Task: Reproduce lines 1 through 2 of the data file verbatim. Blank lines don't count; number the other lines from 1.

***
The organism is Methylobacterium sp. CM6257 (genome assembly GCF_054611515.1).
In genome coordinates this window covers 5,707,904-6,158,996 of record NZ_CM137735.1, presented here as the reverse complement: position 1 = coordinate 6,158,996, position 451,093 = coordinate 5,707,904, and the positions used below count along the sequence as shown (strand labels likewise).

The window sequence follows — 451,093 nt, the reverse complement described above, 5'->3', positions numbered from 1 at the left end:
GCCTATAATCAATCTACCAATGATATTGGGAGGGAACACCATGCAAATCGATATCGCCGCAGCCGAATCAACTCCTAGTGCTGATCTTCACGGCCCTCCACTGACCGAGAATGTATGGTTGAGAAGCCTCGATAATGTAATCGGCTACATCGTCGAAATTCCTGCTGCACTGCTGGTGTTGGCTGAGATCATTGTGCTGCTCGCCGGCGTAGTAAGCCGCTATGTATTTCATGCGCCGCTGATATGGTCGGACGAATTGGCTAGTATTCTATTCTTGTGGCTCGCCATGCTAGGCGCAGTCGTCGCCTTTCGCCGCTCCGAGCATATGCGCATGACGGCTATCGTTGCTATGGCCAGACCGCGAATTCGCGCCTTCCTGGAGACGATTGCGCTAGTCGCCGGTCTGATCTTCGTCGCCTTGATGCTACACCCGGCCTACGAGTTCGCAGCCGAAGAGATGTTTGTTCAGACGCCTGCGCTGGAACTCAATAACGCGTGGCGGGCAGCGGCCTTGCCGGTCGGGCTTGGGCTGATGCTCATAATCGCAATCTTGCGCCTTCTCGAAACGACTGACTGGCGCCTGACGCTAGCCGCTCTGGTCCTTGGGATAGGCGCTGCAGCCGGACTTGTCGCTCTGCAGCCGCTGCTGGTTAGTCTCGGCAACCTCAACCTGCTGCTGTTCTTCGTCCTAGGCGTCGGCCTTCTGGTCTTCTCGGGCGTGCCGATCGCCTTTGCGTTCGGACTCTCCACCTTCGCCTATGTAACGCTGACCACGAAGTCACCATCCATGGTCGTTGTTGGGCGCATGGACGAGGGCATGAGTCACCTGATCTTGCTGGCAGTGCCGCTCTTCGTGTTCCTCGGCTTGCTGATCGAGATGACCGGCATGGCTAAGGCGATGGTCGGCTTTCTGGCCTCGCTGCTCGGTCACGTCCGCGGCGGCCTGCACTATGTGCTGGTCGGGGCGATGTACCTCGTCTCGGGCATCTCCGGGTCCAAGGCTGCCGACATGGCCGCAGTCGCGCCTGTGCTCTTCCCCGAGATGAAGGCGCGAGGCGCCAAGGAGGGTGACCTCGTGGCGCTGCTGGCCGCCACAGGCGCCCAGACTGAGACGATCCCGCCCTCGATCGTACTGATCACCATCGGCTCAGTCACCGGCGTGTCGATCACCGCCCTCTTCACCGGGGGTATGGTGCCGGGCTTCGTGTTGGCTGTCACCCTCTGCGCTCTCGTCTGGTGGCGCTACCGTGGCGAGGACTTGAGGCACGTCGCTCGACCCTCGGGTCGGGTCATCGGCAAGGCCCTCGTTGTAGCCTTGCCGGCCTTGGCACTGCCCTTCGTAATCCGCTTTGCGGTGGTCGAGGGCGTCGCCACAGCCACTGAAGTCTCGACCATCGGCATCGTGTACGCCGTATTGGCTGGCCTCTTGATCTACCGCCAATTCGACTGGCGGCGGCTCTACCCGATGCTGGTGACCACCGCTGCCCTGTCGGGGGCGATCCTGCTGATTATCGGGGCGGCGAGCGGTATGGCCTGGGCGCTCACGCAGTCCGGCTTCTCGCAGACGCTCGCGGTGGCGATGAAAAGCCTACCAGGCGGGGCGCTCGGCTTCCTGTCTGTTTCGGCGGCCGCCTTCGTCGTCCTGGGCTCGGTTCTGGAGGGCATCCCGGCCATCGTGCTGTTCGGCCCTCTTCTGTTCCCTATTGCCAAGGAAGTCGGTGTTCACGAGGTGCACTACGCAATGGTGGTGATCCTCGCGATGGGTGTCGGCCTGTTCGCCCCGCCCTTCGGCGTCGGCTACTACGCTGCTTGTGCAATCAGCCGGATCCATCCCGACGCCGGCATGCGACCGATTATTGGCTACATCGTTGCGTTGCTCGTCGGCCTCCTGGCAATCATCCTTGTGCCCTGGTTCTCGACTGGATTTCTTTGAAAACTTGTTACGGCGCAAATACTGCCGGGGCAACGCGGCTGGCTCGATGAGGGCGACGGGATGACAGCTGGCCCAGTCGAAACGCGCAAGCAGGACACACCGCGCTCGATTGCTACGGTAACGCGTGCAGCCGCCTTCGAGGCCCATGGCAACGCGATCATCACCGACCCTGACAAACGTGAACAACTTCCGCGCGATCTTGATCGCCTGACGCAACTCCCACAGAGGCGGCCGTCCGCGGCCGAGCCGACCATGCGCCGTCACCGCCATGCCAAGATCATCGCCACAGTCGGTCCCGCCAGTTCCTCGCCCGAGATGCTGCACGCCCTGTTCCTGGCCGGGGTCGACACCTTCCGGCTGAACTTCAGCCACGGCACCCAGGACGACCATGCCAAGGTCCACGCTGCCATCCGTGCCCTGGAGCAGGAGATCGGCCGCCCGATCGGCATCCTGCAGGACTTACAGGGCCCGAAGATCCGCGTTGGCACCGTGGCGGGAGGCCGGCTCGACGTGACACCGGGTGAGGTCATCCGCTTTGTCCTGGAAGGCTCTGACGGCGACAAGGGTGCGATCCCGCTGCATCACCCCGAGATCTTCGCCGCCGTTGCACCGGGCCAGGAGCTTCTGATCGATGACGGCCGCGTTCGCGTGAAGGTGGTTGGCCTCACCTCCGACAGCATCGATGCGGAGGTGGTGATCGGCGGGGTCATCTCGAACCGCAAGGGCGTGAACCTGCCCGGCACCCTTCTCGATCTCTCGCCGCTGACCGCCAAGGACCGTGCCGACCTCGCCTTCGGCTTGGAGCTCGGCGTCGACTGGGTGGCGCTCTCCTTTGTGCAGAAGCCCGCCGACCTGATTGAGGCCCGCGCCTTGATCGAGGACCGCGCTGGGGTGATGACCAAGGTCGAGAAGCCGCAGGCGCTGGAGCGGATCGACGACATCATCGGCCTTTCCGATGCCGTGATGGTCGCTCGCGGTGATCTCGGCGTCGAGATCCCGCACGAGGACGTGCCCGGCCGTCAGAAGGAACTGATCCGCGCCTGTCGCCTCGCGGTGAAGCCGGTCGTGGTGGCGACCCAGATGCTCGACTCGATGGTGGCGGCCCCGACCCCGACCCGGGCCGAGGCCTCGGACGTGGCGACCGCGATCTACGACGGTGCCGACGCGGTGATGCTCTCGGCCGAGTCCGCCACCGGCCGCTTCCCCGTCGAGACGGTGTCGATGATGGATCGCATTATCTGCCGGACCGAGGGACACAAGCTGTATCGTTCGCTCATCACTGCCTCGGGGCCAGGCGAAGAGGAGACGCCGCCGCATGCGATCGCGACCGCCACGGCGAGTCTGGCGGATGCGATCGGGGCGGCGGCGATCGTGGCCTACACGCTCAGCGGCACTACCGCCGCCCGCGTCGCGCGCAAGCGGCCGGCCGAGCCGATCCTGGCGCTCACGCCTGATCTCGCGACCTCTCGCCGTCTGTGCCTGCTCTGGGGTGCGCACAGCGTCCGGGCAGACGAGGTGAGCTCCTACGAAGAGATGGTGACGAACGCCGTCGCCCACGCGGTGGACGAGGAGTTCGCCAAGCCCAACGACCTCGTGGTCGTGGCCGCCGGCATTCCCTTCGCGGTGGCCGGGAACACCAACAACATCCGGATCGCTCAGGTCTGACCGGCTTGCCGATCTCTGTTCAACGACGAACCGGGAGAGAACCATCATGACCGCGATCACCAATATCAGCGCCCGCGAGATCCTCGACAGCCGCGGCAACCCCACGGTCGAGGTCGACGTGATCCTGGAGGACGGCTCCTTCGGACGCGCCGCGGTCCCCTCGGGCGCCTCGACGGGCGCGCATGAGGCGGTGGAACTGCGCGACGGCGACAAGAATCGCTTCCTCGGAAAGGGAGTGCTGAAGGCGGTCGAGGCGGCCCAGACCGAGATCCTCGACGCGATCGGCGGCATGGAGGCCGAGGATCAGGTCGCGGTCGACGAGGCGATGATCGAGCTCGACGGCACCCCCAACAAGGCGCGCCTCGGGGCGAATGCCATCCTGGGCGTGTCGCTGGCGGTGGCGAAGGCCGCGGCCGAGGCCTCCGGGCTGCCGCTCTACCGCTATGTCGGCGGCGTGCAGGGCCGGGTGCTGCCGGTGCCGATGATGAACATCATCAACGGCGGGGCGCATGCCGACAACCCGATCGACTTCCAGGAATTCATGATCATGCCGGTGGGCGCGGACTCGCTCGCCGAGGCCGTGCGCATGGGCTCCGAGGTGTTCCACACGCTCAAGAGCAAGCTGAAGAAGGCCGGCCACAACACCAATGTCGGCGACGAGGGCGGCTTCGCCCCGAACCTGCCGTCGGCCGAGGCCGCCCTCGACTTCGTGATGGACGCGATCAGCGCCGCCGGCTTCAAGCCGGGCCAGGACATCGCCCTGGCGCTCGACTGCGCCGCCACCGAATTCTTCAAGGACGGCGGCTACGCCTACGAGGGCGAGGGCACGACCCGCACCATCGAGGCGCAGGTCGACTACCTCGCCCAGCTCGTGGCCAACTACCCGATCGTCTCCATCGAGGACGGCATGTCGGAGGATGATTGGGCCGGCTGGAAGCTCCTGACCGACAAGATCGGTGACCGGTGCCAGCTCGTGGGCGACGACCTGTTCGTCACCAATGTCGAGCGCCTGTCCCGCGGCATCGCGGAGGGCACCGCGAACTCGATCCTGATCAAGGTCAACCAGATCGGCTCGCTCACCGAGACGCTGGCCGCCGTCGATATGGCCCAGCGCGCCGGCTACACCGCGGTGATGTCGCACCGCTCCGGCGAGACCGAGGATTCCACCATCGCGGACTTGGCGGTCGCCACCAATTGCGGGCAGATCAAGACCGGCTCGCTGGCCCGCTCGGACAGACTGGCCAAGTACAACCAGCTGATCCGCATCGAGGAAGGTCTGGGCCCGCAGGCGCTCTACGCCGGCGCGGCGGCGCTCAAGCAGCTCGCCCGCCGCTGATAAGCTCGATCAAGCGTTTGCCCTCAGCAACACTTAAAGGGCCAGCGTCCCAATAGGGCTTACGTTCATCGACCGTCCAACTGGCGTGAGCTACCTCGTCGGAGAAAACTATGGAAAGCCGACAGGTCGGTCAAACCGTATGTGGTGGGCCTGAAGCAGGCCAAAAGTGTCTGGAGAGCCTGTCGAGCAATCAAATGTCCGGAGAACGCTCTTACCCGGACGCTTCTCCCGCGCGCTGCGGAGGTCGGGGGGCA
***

The organism is Methylobacterium sp. CM6257 (genome assembly GCF_054611515.1).
In genome coordinates this window covers 5,707,904-6,158,996 of record NZ_CM137735.1, presented here as the reverse complement: position 1 = coordinate 6,158,996, position 451,093 = coordinate 5,707,904, and the positions used below count along the sequence as shown (strand labels likewise).